I’ve gotten really bad about thinking of good topics for this blog–which is not a good thing. A really good blog shouldn’t feel forced, I think. But the main topics in my life right now are either “recovering from surgery” which is boring and not really tasteful, and “renewed focus on Bible Study” which is sometimes too personal and too much inside baseball.
The other day Sharon asked a very good question that I was going to leave in a comment, but then I realised–hey! It’s a whole blog entry.
Do you study from the ancient Celtic perspective? I know you’ve studied Judaism, did you ever study Zohar and Kabbalah? …
Anyhow, I don’t think I could relate to Judaism if I didn’t study it with a strong emphasis on the mysticism parts.
Et tu, regarding Christianity?
The short answer is yes, and yes and yes and yes. The longer answer is, well, longer for many reasons.
I was born into Christianity, with Christian parents and grandparents and cousins and aunts and uncles. My grandmother even had three pomeranians one time called Shirley, Goodness and Mercy. (Psalm 23:6 says “Surely goodness and mercy will follow me all the days of my life” and since her dogs followed her everywhere…) I went to Christian schools and learned the Common Christianity of the middle class Midwest. That’s a beautiful religion in its matter-of-factness. There is no official catechism, but the unwritten foundation is “Life is hard; our sin nature makes it so. Christ redeemed us through his death and resurrection, so we muddle through this hard world with God’s help and hope for heaven after death.” When you’re farmers, you have a very good understanding of God’s curse in Genesis that man shall till the soil with the sweat of his brow to earn food.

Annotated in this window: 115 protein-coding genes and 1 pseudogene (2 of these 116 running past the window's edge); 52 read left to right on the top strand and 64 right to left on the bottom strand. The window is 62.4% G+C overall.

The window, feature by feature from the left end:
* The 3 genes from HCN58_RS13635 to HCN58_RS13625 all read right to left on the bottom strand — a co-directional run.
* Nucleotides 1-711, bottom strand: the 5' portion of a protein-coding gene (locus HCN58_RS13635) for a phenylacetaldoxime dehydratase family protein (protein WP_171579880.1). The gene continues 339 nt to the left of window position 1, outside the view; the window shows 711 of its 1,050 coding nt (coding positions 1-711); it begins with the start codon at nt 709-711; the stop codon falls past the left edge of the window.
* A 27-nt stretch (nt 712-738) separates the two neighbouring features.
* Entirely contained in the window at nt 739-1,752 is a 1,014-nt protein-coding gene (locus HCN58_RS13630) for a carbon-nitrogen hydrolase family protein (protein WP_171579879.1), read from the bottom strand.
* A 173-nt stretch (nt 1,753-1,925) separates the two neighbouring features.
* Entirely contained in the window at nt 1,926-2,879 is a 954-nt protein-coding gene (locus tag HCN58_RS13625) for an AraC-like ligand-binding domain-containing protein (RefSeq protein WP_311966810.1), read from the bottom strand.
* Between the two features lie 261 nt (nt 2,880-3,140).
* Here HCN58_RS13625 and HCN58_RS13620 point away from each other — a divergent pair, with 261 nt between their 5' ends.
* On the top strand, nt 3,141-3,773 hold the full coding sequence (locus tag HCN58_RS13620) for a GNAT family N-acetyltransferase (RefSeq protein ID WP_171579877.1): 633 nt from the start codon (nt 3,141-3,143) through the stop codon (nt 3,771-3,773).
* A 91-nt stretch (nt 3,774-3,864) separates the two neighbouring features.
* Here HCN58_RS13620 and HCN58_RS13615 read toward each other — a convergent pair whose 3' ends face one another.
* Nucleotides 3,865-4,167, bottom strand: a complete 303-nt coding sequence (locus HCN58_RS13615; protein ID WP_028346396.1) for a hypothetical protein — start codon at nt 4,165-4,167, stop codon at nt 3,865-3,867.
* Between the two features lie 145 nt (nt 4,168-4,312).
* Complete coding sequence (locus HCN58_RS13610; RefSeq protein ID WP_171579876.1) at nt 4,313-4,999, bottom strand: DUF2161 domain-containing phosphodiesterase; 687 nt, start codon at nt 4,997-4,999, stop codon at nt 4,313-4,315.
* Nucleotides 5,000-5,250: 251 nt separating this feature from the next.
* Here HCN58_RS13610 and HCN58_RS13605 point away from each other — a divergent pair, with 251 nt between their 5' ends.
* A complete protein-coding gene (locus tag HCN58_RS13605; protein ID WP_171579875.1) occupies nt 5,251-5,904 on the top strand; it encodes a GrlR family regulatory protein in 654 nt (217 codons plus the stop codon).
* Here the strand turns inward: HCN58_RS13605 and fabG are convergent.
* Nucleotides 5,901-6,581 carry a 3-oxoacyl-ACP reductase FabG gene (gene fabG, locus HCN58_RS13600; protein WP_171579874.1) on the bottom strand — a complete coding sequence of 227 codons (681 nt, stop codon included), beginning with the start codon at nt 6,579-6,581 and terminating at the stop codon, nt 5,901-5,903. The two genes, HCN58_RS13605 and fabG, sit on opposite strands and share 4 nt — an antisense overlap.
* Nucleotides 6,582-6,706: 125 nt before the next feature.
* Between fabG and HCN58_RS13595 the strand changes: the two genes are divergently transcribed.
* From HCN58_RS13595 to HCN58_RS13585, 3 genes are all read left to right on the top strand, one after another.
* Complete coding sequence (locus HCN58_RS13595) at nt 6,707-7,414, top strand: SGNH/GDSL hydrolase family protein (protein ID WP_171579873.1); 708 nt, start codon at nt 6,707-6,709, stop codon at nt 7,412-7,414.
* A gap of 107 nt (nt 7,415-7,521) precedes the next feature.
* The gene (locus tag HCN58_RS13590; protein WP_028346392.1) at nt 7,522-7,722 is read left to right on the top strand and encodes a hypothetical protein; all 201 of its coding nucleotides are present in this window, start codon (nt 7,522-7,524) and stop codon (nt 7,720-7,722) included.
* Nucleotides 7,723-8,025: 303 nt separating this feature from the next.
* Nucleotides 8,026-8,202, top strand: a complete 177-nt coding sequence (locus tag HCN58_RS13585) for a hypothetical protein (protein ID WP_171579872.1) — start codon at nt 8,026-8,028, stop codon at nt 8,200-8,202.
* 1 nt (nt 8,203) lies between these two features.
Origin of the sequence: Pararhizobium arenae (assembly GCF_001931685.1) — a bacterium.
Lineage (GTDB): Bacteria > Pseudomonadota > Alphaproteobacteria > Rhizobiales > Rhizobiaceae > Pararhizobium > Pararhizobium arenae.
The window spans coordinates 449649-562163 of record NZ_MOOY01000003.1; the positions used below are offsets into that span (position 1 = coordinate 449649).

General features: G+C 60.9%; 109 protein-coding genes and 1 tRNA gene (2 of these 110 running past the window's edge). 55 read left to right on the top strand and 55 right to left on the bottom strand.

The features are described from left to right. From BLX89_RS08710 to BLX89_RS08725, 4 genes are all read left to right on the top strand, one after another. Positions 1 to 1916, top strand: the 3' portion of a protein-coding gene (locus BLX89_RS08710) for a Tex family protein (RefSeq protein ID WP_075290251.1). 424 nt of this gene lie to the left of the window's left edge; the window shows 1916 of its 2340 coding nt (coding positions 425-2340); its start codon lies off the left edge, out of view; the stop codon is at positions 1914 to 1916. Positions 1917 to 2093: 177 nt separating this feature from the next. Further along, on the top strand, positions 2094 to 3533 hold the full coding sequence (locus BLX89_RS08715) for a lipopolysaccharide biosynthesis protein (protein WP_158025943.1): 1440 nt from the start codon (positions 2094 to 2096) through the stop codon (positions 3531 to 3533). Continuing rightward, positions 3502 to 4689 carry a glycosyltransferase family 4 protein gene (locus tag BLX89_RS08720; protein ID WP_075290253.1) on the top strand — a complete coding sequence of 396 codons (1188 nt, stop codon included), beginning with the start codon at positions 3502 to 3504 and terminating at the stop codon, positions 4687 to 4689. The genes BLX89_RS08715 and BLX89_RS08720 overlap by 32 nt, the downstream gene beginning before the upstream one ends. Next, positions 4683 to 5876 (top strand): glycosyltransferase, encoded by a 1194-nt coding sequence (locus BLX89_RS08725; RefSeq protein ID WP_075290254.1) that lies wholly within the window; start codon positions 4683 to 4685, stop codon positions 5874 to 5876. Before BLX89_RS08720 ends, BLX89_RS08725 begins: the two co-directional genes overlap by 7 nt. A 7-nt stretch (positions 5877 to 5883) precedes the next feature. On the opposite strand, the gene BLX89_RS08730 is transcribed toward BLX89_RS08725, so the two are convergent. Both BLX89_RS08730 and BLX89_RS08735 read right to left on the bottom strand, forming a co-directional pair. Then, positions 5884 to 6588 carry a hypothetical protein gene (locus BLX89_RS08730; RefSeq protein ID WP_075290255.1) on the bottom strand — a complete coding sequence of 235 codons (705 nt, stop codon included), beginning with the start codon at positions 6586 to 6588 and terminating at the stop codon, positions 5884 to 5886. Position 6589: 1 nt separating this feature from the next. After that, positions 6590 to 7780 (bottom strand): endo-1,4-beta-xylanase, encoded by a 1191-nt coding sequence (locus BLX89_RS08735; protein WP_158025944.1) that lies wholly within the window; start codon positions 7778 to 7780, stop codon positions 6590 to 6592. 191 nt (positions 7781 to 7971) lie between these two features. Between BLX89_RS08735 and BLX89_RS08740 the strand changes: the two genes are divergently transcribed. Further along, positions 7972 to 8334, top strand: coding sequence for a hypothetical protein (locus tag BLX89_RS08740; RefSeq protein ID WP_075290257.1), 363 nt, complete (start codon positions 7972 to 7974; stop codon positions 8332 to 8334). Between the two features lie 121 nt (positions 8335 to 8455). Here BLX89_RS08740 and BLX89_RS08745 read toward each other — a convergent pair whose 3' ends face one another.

Two strange events happened in my early years that shaped the course of my study into something slightly different. Firstly, when I was eight months old I got pneumonia and was near death, with my heart stopping several times, I think. (I need to get better details from my parents because my memory of this event is non-existent to say the least.) Secondly, when I was eight years old my parents were late picking me up from church camp, so I went home with my grandmother. She was the doctor who adopted my father and his brother, but she was always their “real parent”. Right around that time, though, my father’s birth mother had apparently started to contact Grandma Doc to get information about the sons she gave away. I think this was on my grandmother’s mind, so she talked to me a bit about the blood parentage of my father. What was actually said is the matter of some debate in my family, but I did come away from that conversation with the understanding that my father’s birth parents were Jewish. So I spent years–literally YEARS–studying Hebrew and Judaic theologies, including Kabbalah and the Zohar. (I beat Madonna’s interest in Kabbalah–or, in her case, “Kabbalahish Lite”–by a good decade and a half.)
In my Senior year of High School I decided that I had been spared death as a baby for some sort of reason as yet undetermined. When I got to college I had a philosophy professor who was born in Germany, reborn in Christ and literally wrote the book on Mysticism in Evangelical Christianity. At his suggestion I began to read various mystical texts from a foundational World View (Weltangschaung) of Evangelical Christianity, specifically Mennonism. I’ve read pretty much everything from Crowley to Zwingli, and stranger bedfellows you will not find.
I’m not unusual. Most Christians are mystical to a degree, conversing with the Holy Spirit during their private devotional times. However, because this is such a foundational part of Christianity we don’t think of it as mysticism per se. We’re a funny people who think of Mysticism as the province of Maharishis and Yogis, yet still talk to the spirit of God on a daily basis. Studying mysticism is sort of like trying to see the wind. It’s still a beautiful experience, though, and one which wholly enriches my life.